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How To Find More Time In A Busy Schedule

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Updated July 06, 2014

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Finding time in your schedule can free you from stress, and it's simpler to accomplish than you may think!

Andrew Bret Wallis/Getty Images

Question: I'm Just Too Busy. How Do I Find More Time?

"I feel like I'm always rushing, always stressed, and still don't have enough time for the things in life that are most important to me. This stresses me out a lot. What can I do?"

Answer: Yours is a common problem. Many people find themselves too busy these days, which causes stress. The reasons vary from person to person, but the following are some main ones why people find themselves too busy, along with time management and stress management ideas to help:

  • It's OK To Say No: Many people end up overscheduling themselves because they feel uncomfortable saying "no" when people ask things of them. This may be because they don't want to admit to themselves that they can't "do it all," or perhaps because they don't want to disappoint others. Unfortunately, they ultimately disappoint themselves by not having enough time to do what's important to them. Does this apply to you? If so, learning to say no might be a good time management priority. Here's a resource on how to say no. Use it to create space in your schedule for what's important to you.
  • Be Clear On Your Priorities: Others become overscheduled because they add activities to their schedules for the wrong reasons, and end up spending their days doing things that don't reflect their values and priorities. Then they find themselves struggling to fit in what's important to them. Necessities like adequate sleep and other healthy habits fall by the wayside. Is this you? To find out, make a list of what's most important to you. List things like family, friends and career. Then look at how you spend your days. See how much time goes to these things. Is it a good match, or are you spending an inordinate amount of time doing things that aren't as important to you? It's never too late to make changes. (See this article for more on setting priorities in your schedule.)
  • Map It Out: A common time management trap many people fall into is that they don't know where their time goes, or they overestimate the amount of time they have available and underestimate the amount of time each activity takes to complete, and become overcommitted. How many times have you found yourself adding new activities to your schedule when you don't really know how you'll find the time to do them? If you remember several such instances, you may need to keep a careful schedule, writing down everything you do. Don't agree to new activities until you've found a way to pencil them in, overestimating the amount of time you think it will take to complete them.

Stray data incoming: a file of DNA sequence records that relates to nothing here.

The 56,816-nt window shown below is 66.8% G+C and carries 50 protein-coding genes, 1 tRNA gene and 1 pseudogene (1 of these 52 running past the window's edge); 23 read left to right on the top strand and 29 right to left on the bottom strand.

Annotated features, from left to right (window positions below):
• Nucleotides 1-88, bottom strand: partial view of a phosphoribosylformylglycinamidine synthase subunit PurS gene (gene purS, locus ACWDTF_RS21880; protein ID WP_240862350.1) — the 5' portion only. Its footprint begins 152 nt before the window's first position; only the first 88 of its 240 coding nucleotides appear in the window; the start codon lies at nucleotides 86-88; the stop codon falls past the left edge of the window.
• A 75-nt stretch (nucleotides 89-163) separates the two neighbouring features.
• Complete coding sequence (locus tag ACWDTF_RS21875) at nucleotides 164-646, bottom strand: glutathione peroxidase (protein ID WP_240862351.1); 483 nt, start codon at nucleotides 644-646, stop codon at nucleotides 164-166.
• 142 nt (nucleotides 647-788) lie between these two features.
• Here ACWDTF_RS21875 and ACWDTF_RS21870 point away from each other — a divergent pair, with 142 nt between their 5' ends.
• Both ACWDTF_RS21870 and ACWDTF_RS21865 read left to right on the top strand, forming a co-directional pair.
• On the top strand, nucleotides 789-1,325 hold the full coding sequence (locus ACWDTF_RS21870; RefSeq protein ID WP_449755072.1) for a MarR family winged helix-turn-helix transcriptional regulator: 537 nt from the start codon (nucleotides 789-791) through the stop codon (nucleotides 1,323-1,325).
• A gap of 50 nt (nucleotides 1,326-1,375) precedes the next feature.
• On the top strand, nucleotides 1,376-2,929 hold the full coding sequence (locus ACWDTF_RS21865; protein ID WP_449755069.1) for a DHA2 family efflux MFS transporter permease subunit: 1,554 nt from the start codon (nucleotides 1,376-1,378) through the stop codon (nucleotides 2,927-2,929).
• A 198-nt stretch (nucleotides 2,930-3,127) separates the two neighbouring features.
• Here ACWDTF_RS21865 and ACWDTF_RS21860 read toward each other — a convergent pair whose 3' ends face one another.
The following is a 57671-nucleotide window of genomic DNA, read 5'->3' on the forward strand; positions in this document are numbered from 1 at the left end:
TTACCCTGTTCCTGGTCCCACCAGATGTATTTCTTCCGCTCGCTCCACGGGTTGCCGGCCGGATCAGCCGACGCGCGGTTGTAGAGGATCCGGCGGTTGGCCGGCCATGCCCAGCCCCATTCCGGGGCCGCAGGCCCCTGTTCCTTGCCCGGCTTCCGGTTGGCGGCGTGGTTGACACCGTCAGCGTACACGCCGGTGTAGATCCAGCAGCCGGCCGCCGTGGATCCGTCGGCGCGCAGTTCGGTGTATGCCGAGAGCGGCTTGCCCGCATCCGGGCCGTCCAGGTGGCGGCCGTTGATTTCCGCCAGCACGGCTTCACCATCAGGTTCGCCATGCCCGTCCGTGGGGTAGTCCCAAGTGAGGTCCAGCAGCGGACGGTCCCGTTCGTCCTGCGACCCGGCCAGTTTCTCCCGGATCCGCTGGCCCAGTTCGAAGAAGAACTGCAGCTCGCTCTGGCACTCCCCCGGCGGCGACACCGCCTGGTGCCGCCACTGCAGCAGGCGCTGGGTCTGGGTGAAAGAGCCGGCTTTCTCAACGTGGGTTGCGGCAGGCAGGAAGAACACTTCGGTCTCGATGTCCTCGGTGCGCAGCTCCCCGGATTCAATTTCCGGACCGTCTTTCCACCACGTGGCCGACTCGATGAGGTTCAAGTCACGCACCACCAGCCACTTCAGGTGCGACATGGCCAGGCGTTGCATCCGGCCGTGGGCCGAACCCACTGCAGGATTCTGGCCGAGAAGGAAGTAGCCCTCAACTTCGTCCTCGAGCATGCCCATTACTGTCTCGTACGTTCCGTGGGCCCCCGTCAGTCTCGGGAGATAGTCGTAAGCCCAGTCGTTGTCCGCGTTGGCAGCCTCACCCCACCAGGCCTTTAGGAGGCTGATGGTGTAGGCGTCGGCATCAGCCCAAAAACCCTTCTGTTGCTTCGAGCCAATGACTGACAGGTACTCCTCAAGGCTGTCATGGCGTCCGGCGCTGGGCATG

• Manage Money Wisely: It's become increasingly common for people to work more than they'd like because finances demand it. Many people are working longer hours and even more than one job. Do you find that you're working hard to pay the bills, and when you're not working, you're still worrying about money? Do you know where your money goes? To get out from under debt and financial woes, you need a plan that involves spending less, saving, paying off debt, and possibly earning more (not by working more but by getting paid what you're worth). The Financial Stress section of this site can help you with all of that.
  • Stay Organized: In addition to keeping an organized schedule, as mentioned above, it's important to maintain an organized home. Most people don't realize how much time and money are sucked up (not to mention stress created) by living in an environment where things are difficult to find and relaxation is a challenge. This section on staying organized can help you to stop the drain on your time that a messy home can create.
  • To Thine Own Self Be True: Knowing yourself well can also help you to avoid getting overwhelmed. How? For one thing, by knowing your limitations, you avoid taking on too much. For example, if you know you're not the best manager of people, you can avoid putting yourself in a position where you'll be asked to do management-type tasks, saving yourself stress and the extra time and energy it would take to learn to do this better. Also, if you constantly put yourself in a position of taking on more than you can handle, take an honest look inward to help you figure out what's behind this. That way, you can stop.

These resources should give you a good start on a less harried lifestyle. In the meantime, here are some more time management tips for moms, and stress relievers for busy people. They fit easily into a busy schedule to keep you more calm, cool, and collected. For more tips, research, and resources on stress management, subscribe to the free weekly Stress Management Newsletter. You can also connect with us right now on Facebook--see you there!

 

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